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Child Protection Law Remains On Paper

A team of the Goa State Commission for Protection of Child Rights failed to rescue 50 vulnerable children from the Bodgeshwar temple fair in Mapusa as local police failed to provide security to the raiding team.The rescue operation was planned by the commission after receiving a complaint from a civil society group and ascertaining that the children were vulnerable to abuse. The children were found to be selling various items, performing acrobatics or begging at the fair and living in unhygienic conditions. It is a pity that the police could not help in their rescue despite the fact that the Goa State Commission for Protection of Child Rights, the apex body of child protection, was engaged in the operation. The denial of help could make people wonder whether the local policemen were hand in glove with traffickers and exploiters. The police top brass owe an answer to the indifference and reluctance in providing necessary help.

That the police were indifferent to the cause of child protection could be made out from the fact that the children were engaged in begging, selling and performing acrobatics when police were present at the fair. The police had set up a booth to help the organizers and people visiting the fair but failed to act when exploitation of children was going on right under their nose. Goa was in the forefront to frame a law for child protection. The state law, which was enacted in 2003, became a model for other states, but the existence of the law has failed to curb child abuse and exploitation in the state itself. The concerned government agencies and police have not been vigorously enforcing the law. In 2016 the government admitted on the floor of the Assembly that around 40 children go missing each year in the state. The fate of most of the missing children is never known. There are children engaged in begging or selling wares in different parts of the state, the government agencies and police have not made efforts to stop it and provide shelter to them. It is time that the authorities wake up and take prompt action to give a better life to vulnerable children.

In the latest case at the Bodgeshwar temple fair the raiding team was made to sit at the Mapusa police station for three hours and still no help was provided to them by the police. What prevented the Mapusa police from acting promptly and helping the team? Nobody knows who these children were, and who had made them do begging, selling and performing acrobatics. Some of the children might have been kidnapped. If police had helped the raiding team of the Goa State Commission for Protection of Child Rights, a thorough probe could have been conducted to find out the facts and take suitable action against traffickers, exploiters and abusers. The police could have learnt more about how the illegal and inhuman exploitation of children goes on. The police indifference made a mockery of the state law for protection of children. The act calls for the state to ensure children are protected against any form of abuse, exploitation and neglect. Will the Director General of Police punish the police officials of Mapusa for neglect of duty?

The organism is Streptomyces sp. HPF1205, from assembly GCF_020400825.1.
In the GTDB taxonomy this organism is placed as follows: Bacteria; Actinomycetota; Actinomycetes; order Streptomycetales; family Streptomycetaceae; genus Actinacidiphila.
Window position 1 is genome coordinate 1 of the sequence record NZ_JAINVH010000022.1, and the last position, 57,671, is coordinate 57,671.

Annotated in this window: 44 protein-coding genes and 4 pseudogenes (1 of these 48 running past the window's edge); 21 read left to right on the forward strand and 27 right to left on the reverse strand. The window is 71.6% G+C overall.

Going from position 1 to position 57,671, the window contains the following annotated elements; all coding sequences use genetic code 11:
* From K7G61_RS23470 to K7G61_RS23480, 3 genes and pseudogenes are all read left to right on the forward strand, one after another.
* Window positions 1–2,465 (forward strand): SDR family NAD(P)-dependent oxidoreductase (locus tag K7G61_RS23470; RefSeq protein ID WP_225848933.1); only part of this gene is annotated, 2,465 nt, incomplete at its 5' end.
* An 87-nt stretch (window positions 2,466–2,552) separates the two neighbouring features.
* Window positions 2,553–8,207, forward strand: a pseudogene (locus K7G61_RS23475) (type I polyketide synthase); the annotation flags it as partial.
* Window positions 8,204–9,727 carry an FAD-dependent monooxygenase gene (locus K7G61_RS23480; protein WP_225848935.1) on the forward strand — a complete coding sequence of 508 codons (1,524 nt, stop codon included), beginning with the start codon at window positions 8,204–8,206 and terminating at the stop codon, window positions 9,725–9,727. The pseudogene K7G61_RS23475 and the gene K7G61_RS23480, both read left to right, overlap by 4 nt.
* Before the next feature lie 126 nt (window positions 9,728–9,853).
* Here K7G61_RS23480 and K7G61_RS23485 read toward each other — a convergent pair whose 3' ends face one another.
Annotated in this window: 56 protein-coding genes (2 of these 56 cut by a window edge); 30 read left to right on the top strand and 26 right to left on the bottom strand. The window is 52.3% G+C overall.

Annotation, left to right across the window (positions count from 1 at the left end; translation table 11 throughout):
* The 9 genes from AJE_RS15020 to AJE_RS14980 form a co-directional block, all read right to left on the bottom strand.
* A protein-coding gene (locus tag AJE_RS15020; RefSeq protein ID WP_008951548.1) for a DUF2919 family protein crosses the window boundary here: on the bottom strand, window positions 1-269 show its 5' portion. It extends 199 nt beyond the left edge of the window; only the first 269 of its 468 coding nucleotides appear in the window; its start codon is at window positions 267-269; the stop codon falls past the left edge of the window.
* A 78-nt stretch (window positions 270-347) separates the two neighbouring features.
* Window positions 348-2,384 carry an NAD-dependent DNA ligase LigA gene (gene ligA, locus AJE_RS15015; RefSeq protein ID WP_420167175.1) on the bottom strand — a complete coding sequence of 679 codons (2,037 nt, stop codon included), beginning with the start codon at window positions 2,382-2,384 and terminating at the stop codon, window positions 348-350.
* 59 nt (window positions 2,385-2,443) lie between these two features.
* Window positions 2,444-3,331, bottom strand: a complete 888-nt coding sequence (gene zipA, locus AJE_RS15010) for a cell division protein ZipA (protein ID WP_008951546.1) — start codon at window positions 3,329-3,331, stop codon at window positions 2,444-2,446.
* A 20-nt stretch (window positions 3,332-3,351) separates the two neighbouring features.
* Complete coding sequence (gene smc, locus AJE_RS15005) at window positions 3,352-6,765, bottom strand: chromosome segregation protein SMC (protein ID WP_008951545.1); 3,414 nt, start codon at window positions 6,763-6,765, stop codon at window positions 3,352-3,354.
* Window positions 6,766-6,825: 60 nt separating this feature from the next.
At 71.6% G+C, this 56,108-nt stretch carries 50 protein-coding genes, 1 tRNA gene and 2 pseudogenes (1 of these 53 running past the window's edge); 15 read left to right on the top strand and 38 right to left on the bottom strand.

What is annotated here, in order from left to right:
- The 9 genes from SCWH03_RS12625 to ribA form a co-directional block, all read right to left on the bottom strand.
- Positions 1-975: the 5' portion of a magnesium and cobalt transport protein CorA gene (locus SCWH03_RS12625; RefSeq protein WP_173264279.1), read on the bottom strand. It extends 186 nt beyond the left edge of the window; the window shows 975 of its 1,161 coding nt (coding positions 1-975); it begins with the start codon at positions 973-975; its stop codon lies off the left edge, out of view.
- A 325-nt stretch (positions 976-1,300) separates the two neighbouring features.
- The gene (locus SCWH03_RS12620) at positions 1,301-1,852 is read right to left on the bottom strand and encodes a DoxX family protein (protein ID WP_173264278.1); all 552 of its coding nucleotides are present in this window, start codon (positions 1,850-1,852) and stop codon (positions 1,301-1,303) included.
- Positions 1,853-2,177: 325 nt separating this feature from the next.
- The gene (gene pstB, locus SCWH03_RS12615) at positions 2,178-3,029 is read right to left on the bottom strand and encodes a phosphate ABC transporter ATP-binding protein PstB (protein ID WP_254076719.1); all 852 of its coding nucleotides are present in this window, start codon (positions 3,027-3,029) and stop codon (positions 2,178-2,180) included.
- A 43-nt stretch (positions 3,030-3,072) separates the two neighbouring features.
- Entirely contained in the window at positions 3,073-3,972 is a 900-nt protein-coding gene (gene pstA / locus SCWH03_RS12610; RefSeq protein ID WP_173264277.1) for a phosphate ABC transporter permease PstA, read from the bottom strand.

The Goa Human Right Commission had recently issued guidelines on tracing missing persons and asked the state government to set up an anti-human trafficking unit exclusively to deal with human trafficking cases as it considered the issue serious. The anti-human trafficking unit was to be made responsible for collecting, collating and analysing data on kidnapping and abduction of people in the state. The top officers of the state government agencies including police need not be told that merely enacting a law to protect children would be of no use. The law has to be enforced in letter and spirit. There have been reports of abuse and neglect of children in shelter homes too. The state government cannot allow the situation to worsen. It should compel the concerned officials to enforce the law. The police and officials of the department of women and child development have to play a proactive role in protection of children. They must work constantly to make sure vulnerable children are not abused in the streets or in protective homes. The children who are exploited and abused are usually from impoverished families. Traffickers and exploiters take advantage of their penury to take their children away from them to abuse them for their own profit. Prevention of such exploitation and abuse should be a part of the government policy of poverty alleviation.

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